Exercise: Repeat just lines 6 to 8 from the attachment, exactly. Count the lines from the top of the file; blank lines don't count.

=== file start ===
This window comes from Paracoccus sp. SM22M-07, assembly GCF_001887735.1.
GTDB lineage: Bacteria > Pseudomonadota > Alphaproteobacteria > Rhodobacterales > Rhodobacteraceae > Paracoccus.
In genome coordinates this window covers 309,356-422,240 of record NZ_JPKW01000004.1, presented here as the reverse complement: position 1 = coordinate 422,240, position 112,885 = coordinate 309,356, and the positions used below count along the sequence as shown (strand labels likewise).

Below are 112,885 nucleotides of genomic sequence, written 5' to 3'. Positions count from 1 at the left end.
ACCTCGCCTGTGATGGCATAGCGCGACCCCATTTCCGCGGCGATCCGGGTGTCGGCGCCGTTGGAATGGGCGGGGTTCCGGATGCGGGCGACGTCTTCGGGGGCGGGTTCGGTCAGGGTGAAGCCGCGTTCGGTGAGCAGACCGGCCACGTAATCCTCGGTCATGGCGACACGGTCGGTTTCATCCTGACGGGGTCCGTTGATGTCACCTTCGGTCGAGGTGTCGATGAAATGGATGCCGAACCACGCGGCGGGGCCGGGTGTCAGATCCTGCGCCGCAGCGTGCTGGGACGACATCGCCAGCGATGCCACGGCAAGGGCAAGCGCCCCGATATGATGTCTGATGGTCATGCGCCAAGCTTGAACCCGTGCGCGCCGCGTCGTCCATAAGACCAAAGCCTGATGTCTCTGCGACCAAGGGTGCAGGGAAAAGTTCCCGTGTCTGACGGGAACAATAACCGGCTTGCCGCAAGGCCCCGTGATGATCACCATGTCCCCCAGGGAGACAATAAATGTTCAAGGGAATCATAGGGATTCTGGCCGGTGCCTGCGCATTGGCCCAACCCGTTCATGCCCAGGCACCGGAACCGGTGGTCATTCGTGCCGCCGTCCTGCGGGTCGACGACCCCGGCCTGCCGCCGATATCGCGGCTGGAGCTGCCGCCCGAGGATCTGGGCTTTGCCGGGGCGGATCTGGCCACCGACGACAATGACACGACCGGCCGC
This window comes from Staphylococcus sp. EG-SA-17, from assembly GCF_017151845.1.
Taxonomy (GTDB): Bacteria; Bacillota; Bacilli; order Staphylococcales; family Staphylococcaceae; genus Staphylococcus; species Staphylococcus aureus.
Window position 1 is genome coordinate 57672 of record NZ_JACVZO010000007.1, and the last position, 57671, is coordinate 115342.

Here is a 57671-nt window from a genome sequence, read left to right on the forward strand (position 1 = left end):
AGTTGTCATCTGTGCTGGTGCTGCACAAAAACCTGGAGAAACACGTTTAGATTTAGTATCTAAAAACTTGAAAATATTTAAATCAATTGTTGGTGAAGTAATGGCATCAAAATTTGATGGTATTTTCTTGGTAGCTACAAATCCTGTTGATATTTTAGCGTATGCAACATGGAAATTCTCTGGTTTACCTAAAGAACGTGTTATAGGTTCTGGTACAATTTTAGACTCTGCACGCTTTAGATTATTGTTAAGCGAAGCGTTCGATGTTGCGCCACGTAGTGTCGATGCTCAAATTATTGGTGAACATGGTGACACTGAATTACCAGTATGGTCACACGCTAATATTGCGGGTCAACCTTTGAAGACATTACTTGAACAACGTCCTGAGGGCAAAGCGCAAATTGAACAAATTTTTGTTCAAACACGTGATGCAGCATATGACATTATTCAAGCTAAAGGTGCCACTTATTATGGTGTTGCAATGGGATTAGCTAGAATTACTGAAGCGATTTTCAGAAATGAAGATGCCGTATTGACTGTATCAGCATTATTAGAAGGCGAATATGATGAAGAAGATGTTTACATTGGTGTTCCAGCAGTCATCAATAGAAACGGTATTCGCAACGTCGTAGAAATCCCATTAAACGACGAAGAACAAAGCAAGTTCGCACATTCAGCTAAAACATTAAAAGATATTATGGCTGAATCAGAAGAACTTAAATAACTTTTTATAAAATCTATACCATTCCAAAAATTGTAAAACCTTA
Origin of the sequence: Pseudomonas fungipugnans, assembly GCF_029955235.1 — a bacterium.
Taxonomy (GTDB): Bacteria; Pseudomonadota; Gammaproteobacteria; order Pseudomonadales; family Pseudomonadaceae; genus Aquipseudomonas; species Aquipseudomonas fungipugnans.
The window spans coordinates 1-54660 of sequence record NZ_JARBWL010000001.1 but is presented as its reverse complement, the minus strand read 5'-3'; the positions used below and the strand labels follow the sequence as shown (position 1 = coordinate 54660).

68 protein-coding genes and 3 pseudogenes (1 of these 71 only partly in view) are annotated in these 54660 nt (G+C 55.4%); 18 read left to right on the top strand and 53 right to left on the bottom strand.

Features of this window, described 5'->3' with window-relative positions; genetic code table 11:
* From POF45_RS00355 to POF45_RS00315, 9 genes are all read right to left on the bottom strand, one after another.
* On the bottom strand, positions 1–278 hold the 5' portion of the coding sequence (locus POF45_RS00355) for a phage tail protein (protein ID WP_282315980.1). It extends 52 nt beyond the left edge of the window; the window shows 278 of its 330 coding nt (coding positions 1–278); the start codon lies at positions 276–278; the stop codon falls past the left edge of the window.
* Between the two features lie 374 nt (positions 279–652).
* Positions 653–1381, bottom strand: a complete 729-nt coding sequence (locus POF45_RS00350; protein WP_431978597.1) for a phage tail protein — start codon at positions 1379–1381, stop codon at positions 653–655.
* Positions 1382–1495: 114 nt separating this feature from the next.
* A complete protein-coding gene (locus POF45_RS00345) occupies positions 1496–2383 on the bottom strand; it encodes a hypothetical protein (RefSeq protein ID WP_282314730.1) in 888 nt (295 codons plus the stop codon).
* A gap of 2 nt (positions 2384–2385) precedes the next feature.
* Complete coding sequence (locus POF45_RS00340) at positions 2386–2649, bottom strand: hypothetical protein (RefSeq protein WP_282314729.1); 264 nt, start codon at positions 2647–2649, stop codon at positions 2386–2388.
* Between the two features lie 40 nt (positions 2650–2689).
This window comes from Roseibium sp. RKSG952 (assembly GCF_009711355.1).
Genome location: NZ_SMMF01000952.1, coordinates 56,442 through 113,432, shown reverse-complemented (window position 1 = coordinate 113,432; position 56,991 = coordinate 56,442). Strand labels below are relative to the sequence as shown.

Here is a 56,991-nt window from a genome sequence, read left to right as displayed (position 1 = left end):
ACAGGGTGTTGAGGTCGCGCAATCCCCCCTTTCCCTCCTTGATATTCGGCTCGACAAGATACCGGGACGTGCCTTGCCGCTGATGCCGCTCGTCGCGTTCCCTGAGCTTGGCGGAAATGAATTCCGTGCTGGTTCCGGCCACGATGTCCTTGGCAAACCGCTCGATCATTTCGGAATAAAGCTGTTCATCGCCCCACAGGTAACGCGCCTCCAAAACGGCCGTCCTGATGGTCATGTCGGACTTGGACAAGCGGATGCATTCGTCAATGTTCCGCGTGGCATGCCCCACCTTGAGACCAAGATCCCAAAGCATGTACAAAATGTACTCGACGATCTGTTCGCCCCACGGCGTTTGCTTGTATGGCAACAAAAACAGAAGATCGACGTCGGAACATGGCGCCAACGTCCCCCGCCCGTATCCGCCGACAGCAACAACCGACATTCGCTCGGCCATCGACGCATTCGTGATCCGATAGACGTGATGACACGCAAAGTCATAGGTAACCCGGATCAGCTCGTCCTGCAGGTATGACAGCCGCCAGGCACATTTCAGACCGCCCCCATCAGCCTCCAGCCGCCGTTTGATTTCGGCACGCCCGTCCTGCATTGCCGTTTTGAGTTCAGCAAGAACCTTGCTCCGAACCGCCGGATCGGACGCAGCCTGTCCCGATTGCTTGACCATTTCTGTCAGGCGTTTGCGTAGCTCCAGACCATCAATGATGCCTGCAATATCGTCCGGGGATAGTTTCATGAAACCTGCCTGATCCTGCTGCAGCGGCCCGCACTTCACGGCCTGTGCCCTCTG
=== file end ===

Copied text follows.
This window comes from Staphylococcus sp. EG-SA-17, from assembly GCF_017151845.1.
Taxonomy (GTDB): Bacteria; Bacillota; Bacilli; order Staphylococcales; family Staphylococcaceae; genus Staphylococcus; species Staphylococcus aureus.
Window position 1 is genome coordinate 57672 of record NZ_JACVZO010000007.1, and the last position, 57671, is coordinate 115342.